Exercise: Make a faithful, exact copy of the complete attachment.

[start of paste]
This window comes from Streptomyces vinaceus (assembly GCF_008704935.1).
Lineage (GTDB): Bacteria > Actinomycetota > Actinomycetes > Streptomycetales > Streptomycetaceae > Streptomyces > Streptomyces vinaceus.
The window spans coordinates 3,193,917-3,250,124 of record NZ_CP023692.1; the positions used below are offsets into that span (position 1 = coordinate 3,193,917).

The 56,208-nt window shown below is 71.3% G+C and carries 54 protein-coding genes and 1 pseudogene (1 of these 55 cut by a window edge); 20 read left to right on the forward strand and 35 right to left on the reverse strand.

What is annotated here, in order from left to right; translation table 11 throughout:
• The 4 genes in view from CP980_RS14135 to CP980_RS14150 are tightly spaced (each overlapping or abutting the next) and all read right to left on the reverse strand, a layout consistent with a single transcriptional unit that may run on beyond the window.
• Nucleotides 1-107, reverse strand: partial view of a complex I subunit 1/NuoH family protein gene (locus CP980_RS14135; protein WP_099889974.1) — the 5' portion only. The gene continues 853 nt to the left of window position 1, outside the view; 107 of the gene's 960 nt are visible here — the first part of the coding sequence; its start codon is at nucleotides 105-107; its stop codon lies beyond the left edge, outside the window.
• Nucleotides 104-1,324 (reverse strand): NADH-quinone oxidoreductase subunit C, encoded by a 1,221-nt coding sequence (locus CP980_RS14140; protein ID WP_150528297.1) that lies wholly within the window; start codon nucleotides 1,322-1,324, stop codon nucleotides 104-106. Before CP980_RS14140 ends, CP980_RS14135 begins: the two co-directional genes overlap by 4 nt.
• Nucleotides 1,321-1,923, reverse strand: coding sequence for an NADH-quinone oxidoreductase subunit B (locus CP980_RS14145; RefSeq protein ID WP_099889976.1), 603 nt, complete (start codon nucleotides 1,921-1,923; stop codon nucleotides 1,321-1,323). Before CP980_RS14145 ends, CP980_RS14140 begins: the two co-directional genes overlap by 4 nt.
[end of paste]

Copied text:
This window comes from Streptomyces vinaceus (assembly GCF_008704935.1).
Lineage (GTDB): Bacteria > Actinomycetota > Actinomycetes > Streptomycetales > Streptomycetaceae > Streptomyces > Streptomyces vinaceus.
The window spans coordinates 3,193,917-3,250,124 of record NZ_CP023692.1; the positions used below are offsets into that span (position 1 = coordinate 3,193,917).

The 56,208-nt window shown below is 71.3% G+C and carries 54 protein-coding genes and 1 pseudogene (1 of these 55 cut by a window edge); 20 read left to right on the forward strand and 35 right to left on the reverse strand.

What is annotated here, in order from left to right; translation table 11 throughout:
• The 4 genes in view from CP980_RS14135 to CP980_RS14150 are tightly spaced (each overlapping or abutting the next) and all read right to left on the reverse strand, a layout consistent with a single transcriptional unit that may run on beyond the window.
• Nucleotides 1-107, reverse strand: partial view of a complex I subunit 1/NuoH family protein gene (locus CP980_RS14135; protein WP_099889974.1) — the 5' portion only. The gene continues 853 nt to the left of window position 1, outside the view; 107 of the gene's 960 nt are visible here — the first part of the coding sequence; its start codon is at nucleotides 105-107; its stop codon lies beyond the left edge, outside the window.
• Nucleotides 104-1,324 (reverse strand): NADH-quinone oxidoreductase subunit C, encoded by a 1,221-nt coding sequence (locus CP980_RS14140; protein ID WP_150528297.1) that lies wholly within the window; start codon nucleotides 1,322-1,324, stop codon nucleotides 104-106. Before CP980_RS14140 ends, CP980_RS14135 begins: the two co-directional genes overlap by 4 nt.
• Nucleotides 1,321-1,923, reverse strand: coding sequence for an NADH-quinone oxidoreductase subunit B (locus CP980_RS14145; RefSeq protein ID WP_099889976.1), 603 nt, complete (start codon nucleotides 1,921-1,923; stop codon nucleotides 1,321-1,323). Before CP980_RS14145 ends, CP980_RS14140 begins: the two co-directional genes overlap by 4 nt.